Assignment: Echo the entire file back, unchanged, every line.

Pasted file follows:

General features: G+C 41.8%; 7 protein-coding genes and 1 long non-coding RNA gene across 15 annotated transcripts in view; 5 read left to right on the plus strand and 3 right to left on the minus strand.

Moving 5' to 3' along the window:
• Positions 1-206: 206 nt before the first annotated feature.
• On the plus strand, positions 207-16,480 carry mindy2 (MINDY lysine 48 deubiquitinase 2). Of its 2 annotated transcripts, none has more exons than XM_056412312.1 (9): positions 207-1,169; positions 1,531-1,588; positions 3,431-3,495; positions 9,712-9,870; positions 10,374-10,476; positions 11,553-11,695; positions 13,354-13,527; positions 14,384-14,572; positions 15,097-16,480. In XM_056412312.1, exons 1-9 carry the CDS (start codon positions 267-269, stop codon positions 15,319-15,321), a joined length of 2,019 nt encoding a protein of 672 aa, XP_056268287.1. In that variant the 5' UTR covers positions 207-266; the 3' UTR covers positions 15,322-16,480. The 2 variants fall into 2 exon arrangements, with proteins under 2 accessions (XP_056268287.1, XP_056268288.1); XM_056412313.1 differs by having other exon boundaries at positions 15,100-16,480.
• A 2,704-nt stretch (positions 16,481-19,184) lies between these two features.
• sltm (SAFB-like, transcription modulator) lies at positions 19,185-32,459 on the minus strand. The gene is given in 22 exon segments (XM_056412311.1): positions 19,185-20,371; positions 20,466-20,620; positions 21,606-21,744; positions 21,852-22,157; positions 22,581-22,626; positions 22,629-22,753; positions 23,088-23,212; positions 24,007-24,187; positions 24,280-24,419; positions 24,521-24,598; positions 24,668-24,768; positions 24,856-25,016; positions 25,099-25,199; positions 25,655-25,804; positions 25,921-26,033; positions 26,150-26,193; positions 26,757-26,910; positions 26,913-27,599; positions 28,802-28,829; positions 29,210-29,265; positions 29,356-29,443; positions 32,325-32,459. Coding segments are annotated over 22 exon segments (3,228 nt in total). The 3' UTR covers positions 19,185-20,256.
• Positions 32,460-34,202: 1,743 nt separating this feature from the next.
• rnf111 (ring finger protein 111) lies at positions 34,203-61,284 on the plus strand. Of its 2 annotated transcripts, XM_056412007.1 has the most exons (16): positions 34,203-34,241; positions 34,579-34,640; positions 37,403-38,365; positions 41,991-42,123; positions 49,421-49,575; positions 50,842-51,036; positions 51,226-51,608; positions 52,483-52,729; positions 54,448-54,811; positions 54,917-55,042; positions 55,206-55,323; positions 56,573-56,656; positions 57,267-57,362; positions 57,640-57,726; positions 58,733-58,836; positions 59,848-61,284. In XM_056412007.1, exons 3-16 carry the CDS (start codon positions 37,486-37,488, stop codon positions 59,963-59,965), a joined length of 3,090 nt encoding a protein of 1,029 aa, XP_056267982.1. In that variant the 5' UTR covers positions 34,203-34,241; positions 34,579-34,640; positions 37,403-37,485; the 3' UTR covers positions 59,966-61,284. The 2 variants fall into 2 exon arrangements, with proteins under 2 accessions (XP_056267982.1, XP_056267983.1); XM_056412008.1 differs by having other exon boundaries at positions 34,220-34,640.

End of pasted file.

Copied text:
General features: G+C 41.8%; 7 protein-coding genes and 1 long non-coding RNA gene across 15 annotated transcripts in view; 5 read left to right on the plus strand and 3 right to left on the minus strand.

Moving 5' to 3' along the window:
• Positions 1-206: 206 nt before the first annotated feature.
• On the plus strand, positions 207-16,480 carry mindy2 (MINDY lysine 48 deubiquitinase 2). Of its 2 annotated transcripts, none has more exons than XM_056412312.1 (9): positions 207-1,169; positions 1,531-1,588; positions 3,431-3,495; positions 9,712-9,870; positions 10,374-10,476; positions 11,553-11,695; positions 13,354-13,527; positions 14,384-14,572; positions 15,097-16,480. In XM_056412312.1, exons 1-9 carry the CDS (start codon positions 267-269, stop codon positions 15,319-15,321), a joined length of 2,019 nt encoding a protein of 672 aa, XP_056268287.1. In that variant the 5' UTR covers positions 207-266; the 3' UTR covers positions 15,322-16,480. The 2 variants fall into 2 exon arrangements, with proteins under 2 accessions (XP_056268287.1, XP_056268288.1); XM_056412313.1 differs by having other exon boundaries at positions 15,100-16,480.
• A 2,704-nt stretch (positions 16,481-19,184) lies between these two features.
• sltm (SAFB-like, transcription modulator) lies at positions 19,185-32,459 on the minus strand. The gene is given in 22 exon segments (XM_056412311.1): positions 19,185-20,371; positions 20,466-20,620; positions 21,606-21,744; positions 21,852-22,157; positions 22,581-22,626; positions 22,629-22,753; positions 23,088-23,212; positions 24,007-24,187; positions 24,280-24,419; positions 24,521-24,598; positions 24,668-24,768; positions 24,856-25,016; positions 25,099-25,199; positions 25,655-25,804; positions 25,921-26,033; positions 26,150-26,193; positions 26,757-26,910; positions 26,913-27,599; positions 28,802-28,829; positions 29,210-29,265; positions 29,356-29,443; positions 32,325-32,459. Coding segments are annotated over 22 exon segments (3,228 nt in total). The 3' UTR covers positions 19,185-20,256.
• Positions 32,460-34,202: 1,743 nt separating this feature from the next.
• rnf111 (ring finger protein 111) lies at positions 34,203-61,284 on the plus strand. Of its 2 annotated transcripts, XM_056412007.1 has the most exons (16): positions 34,203-34,241; positions 34,579-34,640; positions 37,403-38,365; positions 41,991-42,123; positions 49,421-49,575; positions 50,842-51,036; positions 51,226-51,608; positions 52,483-52,729; positions 54,448-54,811; positions 54,917-55,042; positions 55,206-55,323; positions 56,573-56,656; positions 57,267-57,362; positions 57,640-57,726; positions 58,733-58,836; positions 59,848-61,284. In XM_056412007.1, exons 3-16 carry the CDS (start codon positions 37,486-37,488, stop codon positions 59,963-59,965), a joined length of 3,090 nt encoding a protein of 1,029 aa, XP_056267982.1. In that variant the 5' UTR covers positions 34,203-34,241; positions 34,579-34,640; positions 37,403-37,485; the 3' UTR covers positions 59,966-61,284. The 2 variants fall into 2 exon arrangements, with proteins under 2 accessions (XP_056267982.1, XP_056267983.1); XM_056412008.1 differs by having other exon boundaries at positions 34,220-34,640.